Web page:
Political instability is encouraging inter-ethnic hostility in Kyrgyzstan. Some Bishkek schools and shops closed on April 20, a day after a pogrom shattered the peace in a suburb of the Kyrgyz capital. Some non-Kyrgyz residents are now saying they want to leave the Central Asian country.
Since the political unrest that forced former President Kurmanbek Bakiyev to flee Bishkek on April 7, squatters have grabbed land in Bishkek suburbs in a move mirroring events after 2005’s so-called Tulip Revolution. For the past five years, thousands have lived in suburban novostroyki, or new constructions, without ownership permits or rights to social services.
On April 19, hundreds of squatters attacked Meskhetian Turks living in nearby villages, reportedly seeking to take over farm plots. In Maevka, locals told EurasiaNet that 28 out of 80 Meskhetian homes were attacked, some burned to the ground. Riot police dispatched to Maevka arrested 130 marauders late on April 19, local media outlets reported. The violence claimed at least five lives and left 28 injured.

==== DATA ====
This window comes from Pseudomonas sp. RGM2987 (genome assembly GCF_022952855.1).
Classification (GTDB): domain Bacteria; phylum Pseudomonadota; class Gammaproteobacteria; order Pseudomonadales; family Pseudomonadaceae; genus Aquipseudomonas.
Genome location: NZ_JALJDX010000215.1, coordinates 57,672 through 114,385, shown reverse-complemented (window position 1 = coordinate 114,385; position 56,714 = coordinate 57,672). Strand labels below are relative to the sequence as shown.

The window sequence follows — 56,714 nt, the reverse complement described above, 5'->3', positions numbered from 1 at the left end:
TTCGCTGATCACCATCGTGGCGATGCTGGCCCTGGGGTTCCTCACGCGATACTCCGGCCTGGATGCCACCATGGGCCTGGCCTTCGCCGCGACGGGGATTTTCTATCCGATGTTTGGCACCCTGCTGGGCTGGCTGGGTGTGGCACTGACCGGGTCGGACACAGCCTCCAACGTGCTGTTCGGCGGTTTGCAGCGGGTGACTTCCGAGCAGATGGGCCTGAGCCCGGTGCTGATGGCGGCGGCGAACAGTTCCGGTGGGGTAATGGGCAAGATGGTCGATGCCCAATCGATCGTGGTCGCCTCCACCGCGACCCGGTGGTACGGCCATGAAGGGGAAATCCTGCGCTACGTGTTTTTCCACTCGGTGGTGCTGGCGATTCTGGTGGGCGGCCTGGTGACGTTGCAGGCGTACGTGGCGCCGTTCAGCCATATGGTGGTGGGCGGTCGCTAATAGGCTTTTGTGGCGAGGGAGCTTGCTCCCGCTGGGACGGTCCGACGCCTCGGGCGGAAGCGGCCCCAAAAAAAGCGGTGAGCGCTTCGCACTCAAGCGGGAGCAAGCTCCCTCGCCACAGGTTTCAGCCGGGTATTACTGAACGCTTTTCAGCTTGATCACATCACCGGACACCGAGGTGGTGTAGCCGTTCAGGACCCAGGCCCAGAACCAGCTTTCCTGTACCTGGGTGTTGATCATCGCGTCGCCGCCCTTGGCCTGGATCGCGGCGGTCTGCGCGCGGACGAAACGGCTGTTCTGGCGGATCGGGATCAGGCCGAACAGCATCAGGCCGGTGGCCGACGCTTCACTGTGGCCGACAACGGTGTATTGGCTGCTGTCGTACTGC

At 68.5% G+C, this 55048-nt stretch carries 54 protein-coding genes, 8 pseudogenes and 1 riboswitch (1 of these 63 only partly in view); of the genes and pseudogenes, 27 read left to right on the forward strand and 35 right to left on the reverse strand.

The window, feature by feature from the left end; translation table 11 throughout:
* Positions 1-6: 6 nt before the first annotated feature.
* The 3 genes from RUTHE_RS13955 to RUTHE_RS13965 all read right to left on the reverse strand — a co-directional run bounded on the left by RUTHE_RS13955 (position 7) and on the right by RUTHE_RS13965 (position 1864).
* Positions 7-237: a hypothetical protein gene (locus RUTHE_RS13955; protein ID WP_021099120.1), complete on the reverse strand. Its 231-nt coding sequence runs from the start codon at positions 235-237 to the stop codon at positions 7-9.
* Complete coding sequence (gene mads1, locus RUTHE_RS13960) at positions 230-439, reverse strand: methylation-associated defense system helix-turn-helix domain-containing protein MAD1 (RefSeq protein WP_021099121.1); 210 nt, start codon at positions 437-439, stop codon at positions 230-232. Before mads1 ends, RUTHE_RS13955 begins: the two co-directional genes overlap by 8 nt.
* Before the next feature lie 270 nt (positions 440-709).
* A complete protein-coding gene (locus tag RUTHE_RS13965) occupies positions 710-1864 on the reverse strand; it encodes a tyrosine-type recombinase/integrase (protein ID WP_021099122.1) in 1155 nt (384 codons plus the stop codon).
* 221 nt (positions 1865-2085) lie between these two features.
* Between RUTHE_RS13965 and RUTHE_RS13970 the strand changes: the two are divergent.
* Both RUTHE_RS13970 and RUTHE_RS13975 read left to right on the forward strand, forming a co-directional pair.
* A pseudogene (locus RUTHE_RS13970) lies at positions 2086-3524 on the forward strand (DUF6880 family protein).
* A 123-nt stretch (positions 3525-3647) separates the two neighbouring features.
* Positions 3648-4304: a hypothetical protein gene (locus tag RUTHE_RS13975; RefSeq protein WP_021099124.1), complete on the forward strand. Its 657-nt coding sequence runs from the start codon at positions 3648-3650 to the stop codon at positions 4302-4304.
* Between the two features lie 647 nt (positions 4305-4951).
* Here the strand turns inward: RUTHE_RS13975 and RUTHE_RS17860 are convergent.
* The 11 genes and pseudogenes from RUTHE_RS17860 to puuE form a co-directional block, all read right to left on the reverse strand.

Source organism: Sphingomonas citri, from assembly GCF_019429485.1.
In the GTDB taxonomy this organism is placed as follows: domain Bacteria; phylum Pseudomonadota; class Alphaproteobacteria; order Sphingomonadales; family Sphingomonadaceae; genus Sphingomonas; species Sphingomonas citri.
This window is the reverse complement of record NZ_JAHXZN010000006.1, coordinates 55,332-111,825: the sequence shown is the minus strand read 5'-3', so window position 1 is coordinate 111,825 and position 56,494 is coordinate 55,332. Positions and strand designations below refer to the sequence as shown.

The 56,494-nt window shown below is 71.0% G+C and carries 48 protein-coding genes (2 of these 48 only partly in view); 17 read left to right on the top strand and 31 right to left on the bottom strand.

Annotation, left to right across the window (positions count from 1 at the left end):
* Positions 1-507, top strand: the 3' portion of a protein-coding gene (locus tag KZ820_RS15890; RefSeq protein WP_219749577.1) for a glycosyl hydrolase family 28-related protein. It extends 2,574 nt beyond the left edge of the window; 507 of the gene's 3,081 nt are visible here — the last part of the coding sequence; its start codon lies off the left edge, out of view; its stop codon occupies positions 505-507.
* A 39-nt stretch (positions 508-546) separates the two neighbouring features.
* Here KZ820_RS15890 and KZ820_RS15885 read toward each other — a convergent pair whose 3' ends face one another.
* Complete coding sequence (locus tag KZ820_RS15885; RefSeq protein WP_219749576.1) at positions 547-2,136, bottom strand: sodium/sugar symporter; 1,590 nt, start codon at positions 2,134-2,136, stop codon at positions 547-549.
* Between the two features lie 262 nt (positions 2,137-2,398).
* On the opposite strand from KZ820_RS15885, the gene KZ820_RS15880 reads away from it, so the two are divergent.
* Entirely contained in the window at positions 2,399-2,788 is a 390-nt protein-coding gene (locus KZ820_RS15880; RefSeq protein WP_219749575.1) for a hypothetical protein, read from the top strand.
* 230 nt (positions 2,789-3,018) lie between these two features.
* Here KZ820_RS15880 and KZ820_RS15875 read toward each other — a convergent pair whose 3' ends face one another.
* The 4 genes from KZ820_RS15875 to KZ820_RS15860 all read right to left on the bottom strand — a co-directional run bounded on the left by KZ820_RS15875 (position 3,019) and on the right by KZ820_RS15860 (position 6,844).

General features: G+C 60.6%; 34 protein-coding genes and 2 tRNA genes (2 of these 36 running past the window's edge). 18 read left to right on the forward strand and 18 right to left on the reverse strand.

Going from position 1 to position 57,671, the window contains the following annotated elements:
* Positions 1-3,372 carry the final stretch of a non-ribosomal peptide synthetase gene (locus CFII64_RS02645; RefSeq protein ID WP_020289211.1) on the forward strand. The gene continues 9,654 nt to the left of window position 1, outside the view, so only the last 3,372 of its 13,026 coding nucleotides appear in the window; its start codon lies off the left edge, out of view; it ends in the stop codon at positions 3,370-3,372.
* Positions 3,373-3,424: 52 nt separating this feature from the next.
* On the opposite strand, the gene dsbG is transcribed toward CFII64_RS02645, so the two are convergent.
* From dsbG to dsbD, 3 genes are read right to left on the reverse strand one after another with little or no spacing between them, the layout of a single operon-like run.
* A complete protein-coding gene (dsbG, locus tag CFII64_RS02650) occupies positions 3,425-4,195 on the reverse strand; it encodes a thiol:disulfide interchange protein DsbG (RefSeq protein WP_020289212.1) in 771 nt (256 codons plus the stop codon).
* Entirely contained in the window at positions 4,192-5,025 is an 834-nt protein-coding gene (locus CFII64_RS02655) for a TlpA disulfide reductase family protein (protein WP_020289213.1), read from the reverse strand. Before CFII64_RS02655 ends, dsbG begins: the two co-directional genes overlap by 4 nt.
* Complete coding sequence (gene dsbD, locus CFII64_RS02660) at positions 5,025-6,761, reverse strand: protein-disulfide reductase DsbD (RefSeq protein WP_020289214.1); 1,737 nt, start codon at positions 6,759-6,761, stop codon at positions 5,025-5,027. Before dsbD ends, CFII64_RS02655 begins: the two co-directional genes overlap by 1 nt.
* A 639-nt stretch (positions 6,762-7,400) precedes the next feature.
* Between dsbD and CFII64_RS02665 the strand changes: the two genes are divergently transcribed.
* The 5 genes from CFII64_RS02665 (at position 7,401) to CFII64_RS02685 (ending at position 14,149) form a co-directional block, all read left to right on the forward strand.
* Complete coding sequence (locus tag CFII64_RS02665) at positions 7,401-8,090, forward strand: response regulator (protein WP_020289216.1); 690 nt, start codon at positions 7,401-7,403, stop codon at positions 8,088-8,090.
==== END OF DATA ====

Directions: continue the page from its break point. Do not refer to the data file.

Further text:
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David Trilling is the Central Asia news editor for EurasiaNet. Alina Dalbaeva contributed reporting to this story.